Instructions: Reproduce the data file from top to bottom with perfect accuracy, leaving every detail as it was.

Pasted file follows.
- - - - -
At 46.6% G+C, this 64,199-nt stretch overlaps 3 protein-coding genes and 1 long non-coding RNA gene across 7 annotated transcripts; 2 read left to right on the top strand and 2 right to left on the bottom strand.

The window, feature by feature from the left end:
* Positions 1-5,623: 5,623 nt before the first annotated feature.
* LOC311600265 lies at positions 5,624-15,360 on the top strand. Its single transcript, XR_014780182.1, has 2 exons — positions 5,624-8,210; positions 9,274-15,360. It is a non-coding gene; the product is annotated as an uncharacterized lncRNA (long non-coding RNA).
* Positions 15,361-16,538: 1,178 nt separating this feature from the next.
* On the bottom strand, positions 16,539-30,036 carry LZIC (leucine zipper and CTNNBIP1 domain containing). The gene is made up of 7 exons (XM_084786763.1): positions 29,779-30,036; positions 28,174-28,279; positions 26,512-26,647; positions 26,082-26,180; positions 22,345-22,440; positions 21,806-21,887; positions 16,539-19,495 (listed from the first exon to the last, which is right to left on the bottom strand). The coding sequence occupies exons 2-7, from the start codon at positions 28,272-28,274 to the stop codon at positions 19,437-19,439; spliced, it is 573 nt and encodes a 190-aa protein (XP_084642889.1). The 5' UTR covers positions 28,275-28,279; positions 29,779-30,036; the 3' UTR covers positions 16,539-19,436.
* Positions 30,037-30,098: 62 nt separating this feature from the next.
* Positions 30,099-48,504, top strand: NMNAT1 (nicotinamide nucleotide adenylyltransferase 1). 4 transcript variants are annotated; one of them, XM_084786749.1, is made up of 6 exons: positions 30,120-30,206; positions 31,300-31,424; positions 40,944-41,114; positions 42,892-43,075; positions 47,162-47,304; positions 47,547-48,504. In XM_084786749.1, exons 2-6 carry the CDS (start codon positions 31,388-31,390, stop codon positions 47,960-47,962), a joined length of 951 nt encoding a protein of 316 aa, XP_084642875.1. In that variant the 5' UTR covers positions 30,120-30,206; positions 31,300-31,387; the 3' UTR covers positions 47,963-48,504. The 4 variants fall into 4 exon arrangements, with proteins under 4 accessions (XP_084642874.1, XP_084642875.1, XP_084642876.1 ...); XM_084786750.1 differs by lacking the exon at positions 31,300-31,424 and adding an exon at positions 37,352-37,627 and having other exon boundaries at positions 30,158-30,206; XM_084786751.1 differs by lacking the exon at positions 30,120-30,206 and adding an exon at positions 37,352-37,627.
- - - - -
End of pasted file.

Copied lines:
At 46.6% G+C, this 64,199-nt stretch overlaps 3 protein-coding genes and 1 long non-coding RNA gene across 7 annotated transcripts; 2 read left to right on the top strand and 2 right to left on the bottom strand.

The window, feature by feature from the left end:
* Positions 1-5,623: 5,623 nt before the first annotated feature.
* LOC311600265 lies at positions 5,624-15,360 on the top strand. Its single transcript, XR_014780182.1, has 2 exons — positions 5,624-8,210; positions 9,274-15,360. It is a non-coding gene; the product is annotated as an uncharacterized lncRNA (long non-coding RNA).
* Positions 15,361-16,538: 1,178 nt separating this feature from the next.
* On the bottom strand, positions 16,539-30,036 carry LZIC (leucine zipper and CTNNBIP1 domain containing). The gene is made up of 7 exons (XM_084786763.1): positions 29,779-30,036; positions 28,174-28,279; positions 26,512-26,647; positions 26,082-26,180; positions 22,345-22,440; positions 21,806-21,887; positions 16,539-19,495 (listed from the first exon to the last, which is right to left on the bottom strand). The coding sequence occupies exons 2-7, from the start codon at positions 28,272-28,274 to the stop codon at positions 19,437-19,439; spliced, it is 573 nt and encodes a 190-aa protein (XP_084642889.1). The 5' UTR covers positions 28,275-28,279; positions 29,779-30,036; the 3' UTR covers positions 16,539-19,436.
* Positions 30,037-30,098: 62 nt separating this feature from the next.
* Positions 30,099-48,504, top strand: NMNAT1 (nicotinamide nucleotide adenylyltransferase 1). 4 transcript variants are annotated; one of them, XM_084786749.1, is made up of 6 exons: positions 30,120-30,206; positions 31,300-31,424; positions 40,944-41,114; positions 42,892-43,075; positions 47,162-47,304; positions 47,547-48,504. In XM_084786749.1, exons 2-6 carry the CDS (start codon positions 31,388-31,390, stop codon positions 47,960-47,962), a joined length of 951 nt encoding a protein of 316 aa, XP_084642875.1. In that variant the 5' UTR covers positions 30,120-30,206; positions 31,300-31,387; the 3' UTR covers positions 47,963-48,504. The 4 variants fall into 4 exon arrangements, with proteins under 4 accessions (XP_084642874.1, XP_084642875.1, XP_084642876.1 ...); XM_084786750.1 differs by lacking the exon at positions 31,300-31,424 and adding an exon at positions 37,352-37,627 and having other exon boundaries at positions 30,158-30,206; XM_084786751.1 differs by lacking the exon at positions 30,120-30,206 and adding an exon at positions 37,352-37,627.